All posts tagged: 1984

Will America have a ‘Ministry of Truth’?

In his dystopian novel, Nineteen Eighty-Four, that was supposed to be the fictional account of the nation of Oceania, George Orwell refers to the four ministries set up by government to control the masses. Ironically, he noted that these ministries were the polar opposite of what they were intended to represent. In the book, they are described as: The Ministry of Peace concerns itself with war, the Ministry of Truth with lies, the Ministry of Love with torture and the Ministry of Plenty with starvation. These contradictions are not accidental, nor do they result from ordinary hypocrisy: they are deliberate exercises in doublethink. As mentioned, the Ministry of Truth was the exact opposite of what it was named. In reality, its primary purpose was to decide what truth was and then to rewrite history and facts if they did not align with the party’s current determination of truth. Facts were changed as needed. This included promoting statements that 2+2=5, if necessary. Orwell writes: In the end the Party would announce that two and two made …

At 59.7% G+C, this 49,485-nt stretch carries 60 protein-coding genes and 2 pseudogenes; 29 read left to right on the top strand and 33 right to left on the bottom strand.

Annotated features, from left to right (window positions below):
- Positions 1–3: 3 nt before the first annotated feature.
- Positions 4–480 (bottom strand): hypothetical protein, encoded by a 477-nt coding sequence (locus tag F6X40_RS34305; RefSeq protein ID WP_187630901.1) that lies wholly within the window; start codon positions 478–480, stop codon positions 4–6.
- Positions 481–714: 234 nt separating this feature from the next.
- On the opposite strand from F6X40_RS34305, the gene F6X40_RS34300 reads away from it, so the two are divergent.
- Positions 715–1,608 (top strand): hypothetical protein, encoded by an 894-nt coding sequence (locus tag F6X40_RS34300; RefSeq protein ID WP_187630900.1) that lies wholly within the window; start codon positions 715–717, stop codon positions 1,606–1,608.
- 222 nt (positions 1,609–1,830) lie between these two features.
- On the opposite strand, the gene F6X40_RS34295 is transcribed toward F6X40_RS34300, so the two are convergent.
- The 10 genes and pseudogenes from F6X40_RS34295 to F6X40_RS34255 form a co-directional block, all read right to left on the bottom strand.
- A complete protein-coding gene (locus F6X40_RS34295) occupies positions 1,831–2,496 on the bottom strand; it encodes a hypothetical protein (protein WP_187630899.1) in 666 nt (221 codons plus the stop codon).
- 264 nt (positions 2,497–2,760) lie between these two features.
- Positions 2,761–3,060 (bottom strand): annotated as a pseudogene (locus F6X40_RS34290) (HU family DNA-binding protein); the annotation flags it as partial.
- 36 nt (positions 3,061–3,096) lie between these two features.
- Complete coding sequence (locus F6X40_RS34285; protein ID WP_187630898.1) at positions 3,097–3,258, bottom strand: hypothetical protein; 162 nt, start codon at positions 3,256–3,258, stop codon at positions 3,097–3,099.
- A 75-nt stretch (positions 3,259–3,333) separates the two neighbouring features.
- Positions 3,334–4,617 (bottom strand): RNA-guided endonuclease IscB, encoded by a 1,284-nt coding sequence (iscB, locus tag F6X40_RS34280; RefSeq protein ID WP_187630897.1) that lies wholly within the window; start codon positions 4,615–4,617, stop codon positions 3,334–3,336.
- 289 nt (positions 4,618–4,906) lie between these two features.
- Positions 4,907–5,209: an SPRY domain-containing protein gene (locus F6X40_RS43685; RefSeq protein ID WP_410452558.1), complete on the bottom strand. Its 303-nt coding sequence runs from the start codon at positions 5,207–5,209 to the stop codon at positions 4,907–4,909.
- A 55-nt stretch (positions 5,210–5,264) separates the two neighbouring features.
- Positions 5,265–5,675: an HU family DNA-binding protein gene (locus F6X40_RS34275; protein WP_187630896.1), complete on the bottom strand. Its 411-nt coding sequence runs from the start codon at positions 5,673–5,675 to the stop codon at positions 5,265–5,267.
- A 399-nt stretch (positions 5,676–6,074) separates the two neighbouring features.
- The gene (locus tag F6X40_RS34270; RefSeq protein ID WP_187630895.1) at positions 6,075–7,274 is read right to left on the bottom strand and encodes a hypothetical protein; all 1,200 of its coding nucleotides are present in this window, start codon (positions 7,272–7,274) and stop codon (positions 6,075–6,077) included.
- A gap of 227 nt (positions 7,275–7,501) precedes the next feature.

Cultural Marxism: ‘2 + 2 = 5’

In his novel, 1984, George Orwell used the equation “2 + 2 = 5” to describe the attempt by socialist tyrants to convince people an obvious lie, is true. It was their way of controlling the narrative. And in fact, the Soviet Union even employed an actual poster (see above) when Joseph Stalin implemented his five-year economic plan and later announced it would be completed in four years. It was a tyrant mocking his citizens, because he could. In his book, 1984, Orwell wrote: In the end the Party would announce that two and two made five, and you would have to believe it. It was inevitable that they should make that claim sooner or later: the logic of their position demanded it. Not merely the validity of experience, but the very existence of external reality, was tacitly denied by their philosophy. The heresy of heresies was common sense. And what was terrifying was not that they would kill you for thinking otherwise, but that they might be right. For, after all, how do we …